On the Campaign Trail
Serving only one term as a senator (1963-1967), J. Frank Raley’s importance to the region ironically grew when, in 1967, an upset electorate sent him packing. Raley, a native-born son who thought of himself first and foremost as a progressive, essentially sacrificed his political career when he took a stand against gambling. Raley had gone from a studied indifference to slot machine gambling to the person leading the effort to trade slots for investments in infrastructure.
While many voters couldn’t forgive Raley (after all, by his own admission, he had not run for office to abolish gambling), the legacy of his actions everywhere surrounds us, whether we realize it or not. The investment in public schools, including the expansion of St. Mary’s College of Maryland; the dualization of Maryland Route 235; the building of the Thomas Johnson Bridge; the creation of a county land use planning department; and the acquisition of land for Point Lookout State Park are a few of the material impacts Senator Raley had on the landscape. The expansion of the Patuxent River Naval Air Station – the jobs engine of Southern Maryland – in the late 1990s and the facility's ability to survive subsequent reviews by BRAC (Base Realignment and Closure Commission) are a direct result of the vision Senator Raley had decades earlier.
In this oral history, recorded on April 2, 1998 by SMCM student Jason Peeters, Senator Raley explains the emergence of Lexington Park as a political force.
Many people [in the county] were making more money than they'd ever had in their life, and they liked that. And then there were others—particularly some of the old countians centered around Leonardtown—who saw this as a threat, indeed, the kind of thing we should not have in St. Mary's County and they really resented [Patuxent River NAS]. But overall the amount of money that was coming to people they'd never had before. This was accepted and indeed welcomed. And that has continued to this day.
Lexington Park, after [World War II], began to mature and started to seek political power. [The power brokers in] Leonardtown became very upset. Leonardtown was the county seat, the controlling force in St. Mary's County. It's where all the professional people lived, lawyers, doctors, and some of the larger businessmen lived there. It was where the courts were, the only place where there was, prior to the war, a movie theatre. The only place where there was an A&P, a drugstore, and a five and ten store. So when [political leaders in Leonardtown] saw this economic force beginning to gather [in Lexington Park], they began to see their power being taken away.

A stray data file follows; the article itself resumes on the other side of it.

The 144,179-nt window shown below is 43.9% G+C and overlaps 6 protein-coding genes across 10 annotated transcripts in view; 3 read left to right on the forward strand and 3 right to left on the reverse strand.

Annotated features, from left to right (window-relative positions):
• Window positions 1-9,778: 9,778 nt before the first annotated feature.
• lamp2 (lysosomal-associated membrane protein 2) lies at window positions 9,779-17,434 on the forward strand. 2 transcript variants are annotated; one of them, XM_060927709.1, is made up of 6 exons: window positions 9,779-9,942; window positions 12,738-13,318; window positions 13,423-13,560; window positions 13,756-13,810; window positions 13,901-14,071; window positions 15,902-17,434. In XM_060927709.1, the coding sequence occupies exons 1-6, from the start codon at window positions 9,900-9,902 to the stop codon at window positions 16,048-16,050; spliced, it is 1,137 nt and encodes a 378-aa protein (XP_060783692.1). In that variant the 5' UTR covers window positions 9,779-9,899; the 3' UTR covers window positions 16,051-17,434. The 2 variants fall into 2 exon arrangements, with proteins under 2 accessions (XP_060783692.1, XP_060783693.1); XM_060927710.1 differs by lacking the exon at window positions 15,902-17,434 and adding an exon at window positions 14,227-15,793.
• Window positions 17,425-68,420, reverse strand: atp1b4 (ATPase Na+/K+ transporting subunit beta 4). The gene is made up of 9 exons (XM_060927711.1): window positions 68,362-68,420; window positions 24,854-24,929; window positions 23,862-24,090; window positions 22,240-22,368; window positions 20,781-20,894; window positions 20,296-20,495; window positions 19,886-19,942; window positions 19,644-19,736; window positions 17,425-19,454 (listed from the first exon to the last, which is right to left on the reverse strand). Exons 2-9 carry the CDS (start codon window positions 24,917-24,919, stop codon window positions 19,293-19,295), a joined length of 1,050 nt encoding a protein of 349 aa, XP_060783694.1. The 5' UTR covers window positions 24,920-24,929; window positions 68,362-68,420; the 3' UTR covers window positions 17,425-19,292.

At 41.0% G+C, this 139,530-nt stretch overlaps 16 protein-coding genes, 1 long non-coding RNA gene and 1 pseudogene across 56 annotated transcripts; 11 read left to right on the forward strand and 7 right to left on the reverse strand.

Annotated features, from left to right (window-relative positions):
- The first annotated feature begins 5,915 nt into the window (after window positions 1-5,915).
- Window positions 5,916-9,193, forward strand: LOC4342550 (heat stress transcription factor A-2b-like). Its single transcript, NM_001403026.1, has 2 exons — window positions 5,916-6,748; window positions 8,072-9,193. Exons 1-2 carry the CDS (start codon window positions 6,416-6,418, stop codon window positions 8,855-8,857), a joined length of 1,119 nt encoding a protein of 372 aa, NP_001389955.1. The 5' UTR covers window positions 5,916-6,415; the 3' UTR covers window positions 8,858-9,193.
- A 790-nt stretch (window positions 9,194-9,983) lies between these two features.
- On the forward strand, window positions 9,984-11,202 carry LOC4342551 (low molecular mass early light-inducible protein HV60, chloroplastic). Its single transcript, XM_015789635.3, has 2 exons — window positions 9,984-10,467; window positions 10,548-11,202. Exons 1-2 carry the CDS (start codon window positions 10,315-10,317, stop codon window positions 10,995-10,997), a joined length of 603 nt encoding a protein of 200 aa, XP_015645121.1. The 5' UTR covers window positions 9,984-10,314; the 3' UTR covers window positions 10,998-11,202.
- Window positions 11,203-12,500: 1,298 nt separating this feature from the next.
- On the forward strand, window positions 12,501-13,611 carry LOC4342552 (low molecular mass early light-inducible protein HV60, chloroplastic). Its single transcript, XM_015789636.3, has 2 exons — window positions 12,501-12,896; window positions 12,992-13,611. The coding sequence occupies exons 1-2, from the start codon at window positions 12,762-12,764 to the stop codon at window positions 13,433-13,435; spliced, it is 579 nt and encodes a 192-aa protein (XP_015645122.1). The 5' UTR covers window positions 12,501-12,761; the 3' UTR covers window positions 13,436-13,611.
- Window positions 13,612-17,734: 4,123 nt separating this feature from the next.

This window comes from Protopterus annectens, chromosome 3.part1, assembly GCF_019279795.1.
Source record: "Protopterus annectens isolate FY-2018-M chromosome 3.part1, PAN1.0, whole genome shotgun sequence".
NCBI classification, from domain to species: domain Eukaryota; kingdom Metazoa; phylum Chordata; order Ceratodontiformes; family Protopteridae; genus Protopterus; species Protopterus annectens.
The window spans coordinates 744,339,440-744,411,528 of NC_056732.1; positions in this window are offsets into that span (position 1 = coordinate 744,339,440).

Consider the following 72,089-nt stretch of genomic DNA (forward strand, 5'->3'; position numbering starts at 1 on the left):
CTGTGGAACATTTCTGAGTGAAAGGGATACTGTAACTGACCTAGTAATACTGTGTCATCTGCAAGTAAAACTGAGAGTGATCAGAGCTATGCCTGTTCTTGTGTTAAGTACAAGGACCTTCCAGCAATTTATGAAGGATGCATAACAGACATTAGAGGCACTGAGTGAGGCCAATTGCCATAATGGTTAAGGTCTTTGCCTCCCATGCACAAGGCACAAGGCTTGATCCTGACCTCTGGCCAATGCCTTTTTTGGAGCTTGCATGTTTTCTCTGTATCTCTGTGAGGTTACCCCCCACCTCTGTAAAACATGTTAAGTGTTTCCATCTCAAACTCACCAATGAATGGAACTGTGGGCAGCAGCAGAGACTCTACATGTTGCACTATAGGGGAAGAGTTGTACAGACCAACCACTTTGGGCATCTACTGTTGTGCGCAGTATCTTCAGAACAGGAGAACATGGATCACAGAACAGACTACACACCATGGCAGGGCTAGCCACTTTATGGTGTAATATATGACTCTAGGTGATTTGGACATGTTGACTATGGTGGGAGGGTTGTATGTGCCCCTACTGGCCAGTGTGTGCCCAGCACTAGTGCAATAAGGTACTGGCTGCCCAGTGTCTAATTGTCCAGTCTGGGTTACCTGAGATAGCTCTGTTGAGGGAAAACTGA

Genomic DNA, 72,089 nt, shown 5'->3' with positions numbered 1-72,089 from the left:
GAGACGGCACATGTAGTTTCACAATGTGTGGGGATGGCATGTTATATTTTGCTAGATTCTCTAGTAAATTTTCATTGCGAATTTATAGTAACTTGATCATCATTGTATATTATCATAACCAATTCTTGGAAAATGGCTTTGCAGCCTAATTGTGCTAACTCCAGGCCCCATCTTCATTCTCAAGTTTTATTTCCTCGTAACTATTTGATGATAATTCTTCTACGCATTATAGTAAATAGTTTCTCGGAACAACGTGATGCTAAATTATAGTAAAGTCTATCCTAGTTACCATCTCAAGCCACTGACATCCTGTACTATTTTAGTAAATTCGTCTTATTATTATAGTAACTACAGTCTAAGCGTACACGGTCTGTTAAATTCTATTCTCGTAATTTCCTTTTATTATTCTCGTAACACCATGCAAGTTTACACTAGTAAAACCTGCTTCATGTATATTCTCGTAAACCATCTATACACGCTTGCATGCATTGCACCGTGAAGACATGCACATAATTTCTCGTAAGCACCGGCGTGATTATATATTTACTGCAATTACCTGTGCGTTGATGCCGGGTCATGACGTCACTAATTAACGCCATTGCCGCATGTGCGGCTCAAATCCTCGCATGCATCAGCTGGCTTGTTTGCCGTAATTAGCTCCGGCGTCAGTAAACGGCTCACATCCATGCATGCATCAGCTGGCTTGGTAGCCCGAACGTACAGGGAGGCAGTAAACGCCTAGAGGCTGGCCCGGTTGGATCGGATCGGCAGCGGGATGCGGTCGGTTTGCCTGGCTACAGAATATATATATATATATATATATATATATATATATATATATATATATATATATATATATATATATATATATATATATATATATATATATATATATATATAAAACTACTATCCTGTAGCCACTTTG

This was the first time the people at this end of the county were seeking greater political representation. They were interested in better schools, better public facilities. The population had been predominantly, 80 percent, Catholic [whose children attended Catholic schools] and that was swinging over. Catholics were a minority and Protestants were a majority with all the new people that had come in. And most of their children were in public school and they wanted more public facilities and investment in education.
The first challenge came in 1954 when they fielded an entire Lexington Park ticket against the [Leonardtown] political system. And I ran that year myself for the House of Delegates. And while I did not become a part of their ticket, I allied with them and was the only one that got elected. Now I wasn't, you know, officially with them but they were supporting me. So, that was the first breakthrough. I got elected primarily because I had the support of the new people. It was a breakthrough.
Then in 1962 I formed a ticket, I was running for state senate and challenged, in a public way, the whole allocation of funds and investment. [My platform was] "New leadership for a better St. Mary's." [It included] better planning and public facilities, libraries, schools. There was a shift in power. For the first time there would be a better allocation of money for public services and particularly for schools.
And I was elected with a force enough to do something about it. That was the big change over from Leonardtown control. It took 18 years [after the base arrived] for those changes to be felt politically.
For more about the political struggle between Leonardtown and Lexington Park, read Elizabeth Kohlway's essay about the Enterprise newspaper's struggle with what its writers called the "Dorsey Machine."
J. Frank Raley, Jr. picketing against a proposed amendment to the Maryland Constitution.